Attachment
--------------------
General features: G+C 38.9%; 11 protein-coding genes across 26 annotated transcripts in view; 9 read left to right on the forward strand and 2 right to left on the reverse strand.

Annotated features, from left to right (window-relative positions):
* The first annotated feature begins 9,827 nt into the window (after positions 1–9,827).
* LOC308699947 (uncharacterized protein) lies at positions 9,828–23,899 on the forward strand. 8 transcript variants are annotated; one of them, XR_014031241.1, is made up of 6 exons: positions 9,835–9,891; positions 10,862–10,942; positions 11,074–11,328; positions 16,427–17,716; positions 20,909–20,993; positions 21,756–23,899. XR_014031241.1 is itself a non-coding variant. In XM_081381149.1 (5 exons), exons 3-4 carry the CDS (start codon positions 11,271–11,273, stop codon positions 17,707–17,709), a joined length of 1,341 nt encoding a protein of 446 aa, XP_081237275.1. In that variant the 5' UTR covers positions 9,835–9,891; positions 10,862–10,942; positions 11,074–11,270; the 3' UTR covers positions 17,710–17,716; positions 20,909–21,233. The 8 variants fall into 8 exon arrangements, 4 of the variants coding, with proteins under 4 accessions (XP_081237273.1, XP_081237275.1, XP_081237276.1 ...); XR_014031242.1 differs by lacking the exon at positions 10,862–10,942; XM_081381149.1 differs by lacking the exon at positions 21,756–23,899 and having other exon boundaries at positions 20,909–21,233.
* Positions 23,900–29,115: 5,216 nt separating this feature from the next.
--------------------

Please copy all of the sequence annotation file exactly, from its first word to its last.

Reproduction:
General features: G+C 38.9%; 11 protein-coding genes across 26 annotated transcripts in view; 9 read left to right on the forward strand and 2 right to left on the reverse strand.

Annotated features, from left to right (window-relative positions):
* The first annotated feature begins 9,827 nt into the window (after positions 1–9,827).
* LOC308699947 (uncharacterized protein) lies at positions 9,828–23,899 on the forward strand. 8 transcript variants are annotated; one of them, XR_014031241.1, is made up of 6 exons: positions 9,835–9,891; positions 10,862–10,942; positions 11,074–11,328; positions 16,427–17,716; positions 20,909–20,993; positions 21,756–23,899. XR_014031241.1 is itself a non-coding variant. In XM_081381149.1 (5 exons), exons 3-4 carry the CDS (start codon positions 11,271–11,273, stop codon positions 17,707–17,709), a joined length of 1,341 nt encoding a protein of 446 aa, XP_081237275.1. In that variant the 5' UTR covers positions 9,835–9,891; positions 10,862–10,942; positions 11,074–11,270; the 3' UTR covers positions 17,710–17,716; positions 20,909–21,233. The 8 variants fall into 8 exon arrangements, 4 of the variants coding, with proteins under 4 accessions (XP_081237273.1, XP_081237275.1, XP_081237276.1 ...); XR_014031242.1 differs by lacking the exon at positions 10,862–10,942; XM_081381149.1 differs by lacking the exon at positions 21,756–23,899 and having other exon boundaries at positions 20,909–21,233.
* Positions 23,900–29,115: 5,216 nt separating this feature from the next.